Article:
In Australia, the center-right Liberal/National party coalition won the Federal election this week, and the center-left Labor Party finds itself without office, without a federal leader, and without much of a clue how the polls predicting Labor victory got it so wrong, and why their urgent climate change action program failed to connect with voters.
Here’s the standard takeaway:
1. Australian prime minister Scott Morrison managed to reposition himself as a safe, conventional, trustworthy manager of the economy for a nation that’s had 27 years of consecutive growth on the back of the China trade and where voters are getting very skittish about future growth.
2. Despite a terrible bushfire season attributed to climate inaction, the voters found themselves more by fears over costs than by ghoulish scenarios about a climate run amok.
But, let’s look deeper, for Australia is a mixed lesson.
Former PM Tony Abbott lost his seat over climate change concerns to an independent, and Morrison’s victory wasn’t exactly a resounding thump of the center-left, more like status quo in the face of a presumed drubbing with very few seats changing hands. but surely the concerns over shifting to government-fiat climate combatting programs and the fears over costs resonated with voters, as they did in 2014 when the Labor government fell in Australia over the carbon tax. And we’ve seen the same theme expressed elsewhere.
Abbott gave a thoughtful analysis — noting that where the message over climate is a debate over morality, the center-right polls poorly. if the debate becomes one about cost, voters tend to shy away from government-based action.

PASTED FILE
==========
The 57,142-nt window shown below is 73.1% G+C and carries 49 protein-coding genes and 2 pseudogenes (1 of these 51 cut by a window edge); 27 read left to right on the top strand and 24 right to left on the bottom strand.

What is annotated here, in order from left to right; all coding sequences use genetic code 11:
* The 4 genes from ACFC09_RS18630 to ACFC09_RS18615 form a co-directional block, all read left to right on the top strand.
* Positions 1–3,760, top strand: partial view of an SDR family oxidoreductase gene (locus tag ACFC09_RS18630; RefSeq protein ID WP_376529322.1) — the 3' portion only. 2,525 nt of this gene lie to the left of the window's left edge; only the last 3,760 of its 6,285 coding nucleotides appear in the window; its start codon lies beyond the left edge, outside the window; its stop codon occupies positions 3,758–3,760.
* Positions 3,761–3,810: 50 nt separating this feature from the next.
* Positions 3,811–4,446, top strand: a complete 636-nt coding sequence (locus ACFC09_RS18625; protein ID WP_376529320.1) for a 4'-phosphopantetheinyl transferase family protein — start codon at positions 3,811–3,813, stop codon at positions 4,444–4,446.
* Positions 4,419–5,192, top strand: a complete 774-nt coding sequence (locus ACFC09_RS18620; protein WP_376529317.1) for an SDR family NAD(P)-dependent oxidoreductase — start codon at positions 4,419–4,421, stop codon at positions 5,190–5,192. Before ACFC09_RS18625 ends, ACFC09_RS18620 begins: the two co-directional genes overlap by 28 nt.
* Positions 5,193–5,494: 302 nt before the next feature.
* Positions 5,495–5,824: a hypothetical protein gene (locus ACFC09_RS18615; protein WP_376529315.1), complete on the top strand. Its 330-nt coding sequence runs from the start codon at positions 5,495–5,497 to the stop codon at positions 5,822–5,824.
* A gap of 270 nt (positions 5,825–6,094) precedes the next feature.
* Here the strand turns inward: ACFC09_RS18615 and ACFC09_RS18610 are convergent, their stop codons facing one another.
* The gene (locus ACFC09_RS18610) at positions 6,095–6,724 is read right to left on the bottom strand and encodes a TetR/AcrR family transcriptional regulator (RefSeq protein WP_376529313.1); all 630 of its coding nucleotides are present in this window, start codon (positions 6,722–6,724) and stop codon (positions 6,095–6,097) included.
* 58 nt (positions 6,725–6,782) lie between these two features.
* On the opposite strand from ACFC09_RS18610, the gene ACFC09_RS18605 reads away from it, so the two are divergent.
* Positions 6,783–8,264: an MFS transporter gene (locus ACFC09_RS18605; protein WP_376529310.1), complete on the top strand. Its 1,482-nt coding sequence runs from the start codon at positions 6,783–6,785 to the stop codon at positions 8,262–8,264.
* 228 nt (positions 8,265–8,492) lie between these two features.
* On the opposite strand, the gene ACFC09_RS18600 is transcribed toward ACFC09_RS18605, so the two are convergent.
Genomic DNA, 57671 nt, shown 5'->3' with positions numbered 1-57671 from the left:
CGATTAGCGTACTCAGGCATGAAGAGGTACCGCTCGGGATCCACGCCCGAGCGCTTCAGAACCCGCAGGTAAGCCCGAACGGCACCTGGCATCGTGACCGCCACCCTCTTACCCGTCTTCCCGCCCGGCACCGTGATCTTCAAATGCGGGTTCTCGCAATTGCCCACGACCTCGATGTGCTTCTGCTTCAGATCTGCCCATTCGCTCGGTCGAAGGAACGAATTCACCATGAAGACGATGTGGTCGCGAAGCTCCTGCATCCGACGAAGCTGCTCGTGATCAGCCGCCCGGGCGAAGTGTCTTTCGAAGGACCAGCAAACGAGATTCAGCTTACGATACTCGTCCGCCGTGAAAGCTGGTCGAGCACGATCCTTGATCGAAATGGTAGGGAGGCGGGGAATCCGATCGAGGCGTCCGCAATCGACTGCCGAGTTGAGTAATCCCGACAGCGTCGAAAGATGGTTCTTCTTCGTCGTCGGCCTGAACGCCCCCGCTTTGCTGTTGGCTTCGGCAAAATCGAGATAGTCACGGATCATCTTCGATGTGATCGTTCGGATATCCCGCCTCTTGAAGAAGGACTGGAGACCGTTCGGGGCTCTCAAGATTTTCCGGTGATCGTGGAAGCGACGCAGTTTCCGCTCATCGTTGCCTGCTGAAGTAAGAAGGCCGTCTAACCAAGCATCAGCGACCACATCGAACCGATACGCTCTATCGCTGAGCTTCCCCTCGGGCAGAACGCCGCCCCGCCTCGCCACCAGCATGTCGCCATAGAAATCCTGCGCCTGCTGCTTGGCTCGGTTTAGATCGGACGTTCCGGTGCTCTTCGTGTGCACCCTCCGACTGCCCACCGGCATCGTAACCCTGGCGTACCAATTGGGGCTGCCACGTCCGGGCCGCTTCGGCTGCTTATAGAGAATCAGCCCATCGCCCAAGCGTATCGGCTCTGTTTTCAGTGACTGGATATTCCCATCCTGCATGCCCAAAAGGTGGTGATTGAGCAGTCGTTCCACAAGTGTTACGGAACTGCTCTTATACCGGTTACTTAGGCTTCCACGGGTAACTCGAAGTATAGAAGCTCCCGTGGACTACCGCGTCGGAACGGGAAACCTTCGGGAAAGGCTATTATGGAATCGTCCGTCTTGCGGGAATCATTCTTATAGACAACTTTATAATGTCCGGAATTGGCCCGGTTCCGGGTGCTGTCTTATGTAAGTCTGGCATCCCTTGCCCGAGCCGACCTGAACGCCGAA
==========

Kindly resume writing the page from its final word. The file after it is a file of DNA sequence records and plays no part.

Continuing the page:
It’s not as simple as you’ll see argued elsewhere — that climate change action spooks voters and it’s a losing policy, and that supporters of the Green New Deal ought to re-think.
Fears over climate change costs spook voters, as do fears over health care costs, food costs, mortgage costs and (Fill in the Blank with Anything You Like) costs. Cost fear is real, universal, has been with us since the dawn of time and when the sun finally swallows up the Earth in about 4 billion years, someone will be worried about doing something about it and probably citing costs.
And, the Green New Deal isn’t much of a climate action plan. First of all, it’s hardly a plan, it’s more like an Airing of Grievances and a wish list. Secondly, it has a lot more to do with social engineering than climate engineering, if you look into it, and has an affection for “all the eggs in one basket” solutions the like of which we haven’t seen since Lenin called for the transfer of “All Power to the Soviets!” in 1917.
So, let us ask ourselves, what should we do, how should we think, where can we act in an era where voters fear government fiat, are edgy about costs, and yet where we have entrenched non-economic barriers to transformative that markets are woefully inefficient at removing?
The Renewable Fuels Agenda
For some time, it seems to me that the proper argument for renewables is really about providing an opportunity for rural communities and farmers to participate in energy markets, which help diversity farm income and stabilize food prices, for one. It’s good for food security and energy security, and potentially good for export income.